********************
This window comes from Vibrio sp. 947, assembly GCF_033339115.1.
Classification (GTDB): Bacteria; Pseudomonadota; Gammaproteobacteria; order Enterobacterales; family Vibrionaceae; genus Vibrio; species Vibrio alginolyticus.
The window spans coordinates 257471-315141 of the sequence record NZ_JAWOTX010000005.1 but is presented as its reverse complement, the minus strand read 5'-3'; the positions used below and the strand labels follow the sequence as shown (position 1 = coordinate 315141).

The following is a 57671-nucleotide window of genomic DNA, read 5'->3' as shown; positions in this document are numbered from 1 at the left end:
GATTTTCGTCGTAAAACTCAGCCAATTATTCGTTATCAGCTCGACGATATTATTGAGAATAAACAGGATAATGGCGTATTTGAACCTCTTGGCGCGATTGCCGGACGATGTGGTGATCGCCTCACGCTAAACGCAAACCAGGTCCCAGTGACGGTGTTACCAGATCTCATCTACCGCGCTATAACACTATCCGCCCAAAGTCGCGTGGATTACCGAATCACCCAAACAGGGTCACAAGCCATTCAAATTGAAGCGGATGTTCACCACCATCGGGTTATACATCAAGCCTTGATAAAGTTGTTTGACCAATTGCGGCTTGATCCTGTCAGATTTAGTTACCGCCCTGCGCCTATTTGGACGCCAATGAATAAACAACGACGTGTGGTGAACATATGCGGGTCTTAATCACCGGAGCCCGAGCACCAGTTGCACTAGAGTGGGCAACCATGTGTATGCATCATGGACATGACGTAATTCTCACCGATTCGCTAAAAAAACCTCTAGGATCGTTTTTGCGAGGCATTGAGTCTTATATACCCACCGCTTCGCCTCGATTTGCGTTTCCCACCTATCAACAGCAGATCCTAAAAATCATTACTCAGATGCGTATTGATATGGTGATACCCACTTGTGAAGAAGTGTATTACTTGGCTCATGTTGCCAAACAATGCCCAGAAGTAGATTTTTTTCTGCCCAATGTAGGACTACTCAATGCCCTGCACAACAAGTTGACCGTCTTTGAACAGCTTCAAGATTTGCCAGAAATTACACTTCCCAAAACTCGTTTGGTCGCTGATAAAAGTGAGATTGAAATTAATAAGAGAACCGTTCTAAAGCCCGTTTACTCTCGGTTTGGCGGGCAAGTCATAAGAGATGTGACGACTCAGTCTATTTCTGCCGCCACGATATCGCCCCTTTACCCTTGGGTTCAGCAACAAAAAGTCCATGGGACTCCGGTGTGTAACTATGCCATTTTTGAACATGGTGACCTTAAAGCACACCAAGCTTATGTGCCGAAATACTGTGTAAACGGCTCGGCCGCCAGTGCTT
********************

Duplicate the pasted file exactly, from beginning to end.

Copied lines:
This window comes from Vibrio sp. 947, assembly GCF_033339115.1.
Classification (GTDB): Bacteria; Pseudomonadota; Gammaproteobacteria; order Enterobacterales; family Vibrionaceae; genus Vibrio; species Vibrio alginolyticus.
The window spans coordinates 257471-315141 of the sequence record NZ_JAWOTX010000005.1 but is presented as its reverse complement, the minus strand read 5'-3'; the positions used below and the strand labels follow the sequence as shown (position 1 = coordinate 315141).

The following is a 57671-nucleotide window of genomic DNA, read 5'->3' as shown; positions in this document are numbered from 1 at the left end:
GATTTTCGTCGTAAAACTCAGCCAATTATTCGTTATCAGCTCGACGATATTATTGAGAATAAACAGGATAATGGCGTATTTGAACCTCTTGGCGCGATTGCCGGACGATGTGGTGATCGCCTCACGCTAAACGCAAACCAGGTCCCAGTGACGGTGTTACCAGATCTCATCTACCGCGCTATAACACTATCCGCCCAAAGTCGCGTGGATTACCGAATCACCCAAACAGGGTCACAAGCCATTCAAATTGAAGCGGATGTTCACCACCATCGGGTTATACATCAAGCCTTGATAAAGTTGTTTGACCAATTGCGGCTTGATCCTGTCAGATTTAGTTACCGCCCTGCGCCTATTTGGACGCCAATGAATAAACAACGACGTGTGGTGAACATATGCGGGTCTTAATCACCGGAGCCCGAGCACCAGTTGCACTAGAGTGGGCAACCATGTGTATGCATCATGGACATGACGTAATTCTCACCGATTCGCTAAAAAAACCTCTAGGATCGTTTTTGCGAGGCATTGAGTCTTATATACCCACCGCTTCGCCTCGATTTGCGTTTCCCACCTATCAACAGCAGATCCTAAAAATCATTACTCAGATGCGTATTGATATGGTGATACCCACTTGTGAAGAAGTGTATTACTTGGCTCATGTTGCCAAACAATGCCCAGAAGTAGATTTTTTTCTGCCCAATGTAGGACTACTCAATGCCCTGCACAACAAGTTGACCGTCTTTGAACAGCTTCAAGATTTGCCAGAAATTACACTTCCCAAAACTCGTTTGGTCGCTGATAAAAGTGAGATTGAAATTAATAAGAGAACCGTTCTAAAGCCCGTTTACTCTCGGTTTGGCGGGCAAGTCATAAGAGATGTGACGACTCAGTCTATTTCTGCCGCCACGATATCGCCCCTTTACCCTTGGGTTCAGCAACAAAAAGTCCATGGGACTCCGGTGTGTAACTATGCCATTTTTGAACATGGTGACCTTAAAGCACACCAAGCTTATGTGCCGAAATACTGTGTAAACGGCTCGGCCGCCAGTGCTT